There are also codes of practices, directives or standards. These are not legally binding per se, but serve as guides to actors or operatives in a given sector in the performance of their functions.

The next step is an in-depth examination of each of the various sources of law to ascertain whether or not it addresses the subject of invasive alien species. For example, does the constitution make express reference to the environment, biodiversity, agriculture or other subjects that are likely to impinge on or address the subject? If the constitution does not expressly address the subject, could it be interpreted to apply to the control of invasive alien species? For example, even though the Ghanaian constitution does not expressly refer to biodiversity or invasive alien species, Article 36(9), which enjoins the state to protect the environment, could provide a basis for action on the subject of control of invasive alien species.

The examination of legislation could be an arduous task. In many jurisdictions, there may be hundreds or even thousands of pieces of legislation scattered throughout the statute books. Several jurisdictions publish a useful guide as an “Index to statutes” or “Index to subsidiary legislation”. In some jurisdictions, the legislation is captured in electronic form, such as on CD-ROM, which facilitates research. In the absence of a specific enactment on invasive alien species, the legislation in each relevant sector (e.g. forestry, game and wildlife, wetlands, marine environment, plant protection) could be examined in turn to ascertain whether or not any provisions address or impact on the control of invasive alien species. For example, in the forestry sector: do any provisions on existing forestry legislation specifically address invasive alien species? If so, the relevant provisions and the prescribed methods/measures provided for under the legislation would be noted.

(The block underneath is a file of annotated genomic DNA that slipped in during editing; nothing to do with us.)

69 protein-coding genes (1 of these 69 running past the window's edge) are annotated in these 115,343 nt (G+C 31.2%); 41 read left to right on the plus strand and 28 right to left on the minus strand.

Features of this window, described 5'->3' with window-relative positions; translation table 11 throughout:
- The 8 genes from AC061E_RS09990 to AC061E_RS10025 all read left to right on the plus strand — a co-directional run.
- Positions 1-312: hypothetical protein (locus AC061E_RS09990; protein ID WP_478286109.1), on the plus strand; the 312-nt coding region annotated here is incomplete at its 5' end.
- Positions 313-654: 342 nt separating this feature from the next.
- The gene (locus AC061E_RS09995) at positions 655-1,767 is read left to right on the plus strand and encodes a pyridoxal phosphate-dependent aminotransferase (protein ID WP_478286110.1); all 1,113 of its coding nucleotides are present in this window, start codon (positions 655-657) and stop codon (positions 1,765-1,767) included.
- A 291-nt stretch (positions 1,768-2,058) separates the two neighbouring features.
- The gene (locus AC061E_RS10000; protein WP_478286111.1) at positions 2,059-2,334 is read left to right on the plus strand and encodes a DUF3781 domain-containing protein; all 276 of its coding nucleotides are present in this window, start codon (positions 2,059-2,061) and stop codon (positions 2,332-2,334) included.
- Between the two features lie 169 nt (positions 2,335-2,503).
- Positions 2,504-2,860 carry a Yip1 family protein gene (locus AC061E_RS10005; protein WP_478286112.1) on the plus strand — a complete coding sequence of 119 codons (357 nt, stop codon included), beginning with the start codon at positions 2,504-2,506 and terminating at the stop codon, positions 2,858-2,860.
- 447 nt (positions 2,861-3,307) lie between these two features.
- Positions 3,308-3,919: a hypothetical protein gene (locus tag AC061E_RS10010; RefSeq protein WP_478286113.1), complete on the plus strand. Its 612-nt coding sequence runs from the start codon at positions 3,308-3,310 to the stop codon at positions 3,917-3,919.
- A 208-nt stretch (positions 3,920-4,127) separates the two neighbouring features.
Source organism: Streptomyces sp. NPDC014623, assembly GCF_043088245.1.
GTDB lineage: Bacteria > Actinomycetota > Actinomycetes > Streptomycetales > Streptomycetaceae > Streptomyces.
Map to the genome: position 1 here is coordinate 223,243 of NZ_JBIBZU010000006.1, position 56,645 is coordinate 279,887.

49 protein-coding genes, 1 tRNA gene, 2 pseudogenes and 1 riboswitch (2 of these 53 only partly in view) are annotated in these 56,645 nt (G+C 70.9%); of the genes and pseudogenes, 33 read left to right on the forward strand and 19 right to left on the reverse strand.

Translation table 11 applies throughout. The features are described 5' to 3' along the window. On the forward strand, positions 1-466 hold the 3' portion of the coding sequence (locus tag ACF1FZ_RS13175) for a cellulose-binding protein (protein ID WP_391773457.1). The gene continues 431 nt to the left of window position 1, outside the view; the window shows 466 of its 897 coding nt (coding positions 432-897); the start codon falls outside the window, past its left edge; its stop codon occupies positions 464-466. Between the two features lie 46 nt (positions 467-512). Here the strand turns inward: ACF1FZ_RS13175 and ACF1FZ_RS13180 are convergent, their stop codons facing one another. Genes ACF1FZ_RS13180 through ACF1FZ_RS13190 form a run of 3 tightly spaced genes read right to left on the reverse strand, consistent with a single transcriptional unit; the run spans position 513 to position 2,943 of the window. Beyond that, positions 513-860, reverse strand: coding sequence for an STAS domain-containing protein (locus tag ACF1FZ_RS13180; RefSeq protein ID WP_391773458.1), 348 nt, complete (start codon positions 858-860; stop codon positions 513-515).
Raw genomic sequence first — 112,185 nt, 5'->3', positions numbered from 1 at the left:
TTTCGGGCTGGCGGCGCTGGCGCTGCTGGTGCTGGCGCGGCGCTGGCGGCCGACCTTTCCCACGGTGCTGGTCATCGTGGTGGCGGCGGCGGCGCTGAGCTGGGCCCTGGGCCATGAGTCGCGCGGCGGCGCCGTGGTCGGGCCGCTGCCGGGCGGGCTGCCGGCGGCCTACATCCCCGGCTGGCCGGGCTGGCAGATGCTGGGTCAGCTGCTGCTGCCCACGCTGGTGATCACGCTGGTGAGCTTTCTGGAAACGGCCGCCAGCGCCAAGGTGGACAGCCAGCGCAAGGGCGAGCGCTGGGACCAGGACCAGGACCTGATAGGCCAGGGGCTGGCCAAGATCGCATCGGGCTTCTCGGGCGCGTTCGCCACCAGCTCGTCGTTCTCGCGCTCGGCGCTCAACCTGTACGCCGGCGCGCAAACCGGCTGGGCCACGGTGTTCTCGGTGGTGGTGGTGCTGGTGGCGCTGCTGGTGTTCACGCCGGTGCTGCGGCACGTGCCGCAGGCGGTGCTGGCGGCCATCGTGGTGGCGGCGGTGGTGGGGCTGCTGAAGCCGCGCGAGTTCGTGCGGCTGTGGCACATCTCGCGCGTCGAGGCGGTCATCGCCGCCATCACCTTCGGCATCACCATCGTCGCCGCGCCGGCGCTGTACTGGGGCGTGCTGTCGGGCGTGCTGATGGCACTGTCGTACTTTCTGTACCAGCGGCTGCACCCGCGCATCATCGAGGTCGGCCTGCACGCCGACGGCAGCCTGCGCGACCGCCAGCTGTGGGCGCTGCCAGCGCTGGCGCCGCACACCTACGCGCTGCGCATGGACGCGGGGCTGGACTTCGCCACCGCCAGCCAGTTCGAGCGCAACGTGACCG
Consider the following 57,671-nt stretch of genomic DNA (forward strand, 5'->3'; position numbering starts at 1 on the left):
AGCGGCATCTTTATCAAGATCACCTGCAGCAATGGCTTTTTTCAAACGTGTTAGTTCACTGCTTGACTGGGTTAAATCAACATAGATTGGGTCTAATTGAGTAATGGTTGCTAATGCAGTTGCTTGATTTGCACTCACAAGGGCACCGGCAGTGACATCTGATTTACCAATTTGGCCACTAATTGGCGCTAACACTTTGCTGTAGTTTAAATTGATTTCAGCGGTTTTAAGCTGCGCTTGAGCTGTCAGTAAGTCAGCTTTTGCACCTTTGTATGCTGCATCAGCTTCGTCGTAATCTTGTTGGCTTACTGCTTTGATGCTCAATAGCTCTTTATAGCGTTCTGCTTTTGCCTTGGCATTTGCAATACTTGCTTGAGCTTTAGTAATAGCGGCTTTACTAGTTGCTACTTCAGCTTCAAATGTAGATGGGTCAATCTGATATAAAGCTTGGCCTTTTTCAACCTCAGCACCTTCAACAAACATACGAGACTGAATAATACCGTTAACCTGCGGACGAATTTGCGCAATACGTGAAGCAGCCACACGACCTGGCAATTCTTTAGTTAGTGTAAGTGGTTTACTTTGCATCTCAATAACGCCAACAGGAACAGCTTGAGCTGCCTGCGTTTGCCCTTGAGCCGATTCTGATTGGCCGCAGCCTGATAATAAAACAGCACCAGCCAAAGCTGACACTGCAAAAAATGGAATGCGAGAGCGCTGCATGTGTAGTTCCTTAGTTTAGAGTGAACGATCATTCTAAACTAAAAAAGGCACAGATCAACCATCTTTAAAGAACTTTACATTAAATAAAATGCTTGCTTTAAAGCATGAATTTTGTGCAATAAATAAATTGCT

Institutions with responsibility for the control of invasive alien species (or whose activities impinge on the subject) could include ministries or departments of state for agriculture, health, environment, transport, justice, interior and trade. Other relevant agencies or departments include the environmental protection agency, customs and immigration. The large number of relevant institutions in the field of control of invasive alien species is such as to lead to conflicts, overlaps and gaps in the regime. This may require the strengthening of the lead agency or the creation of a coordinating body within the existing regime to address the problems posed by a multiplicity of institutions. Whatever arrangement is selected will influence the form of legislation to be adopted.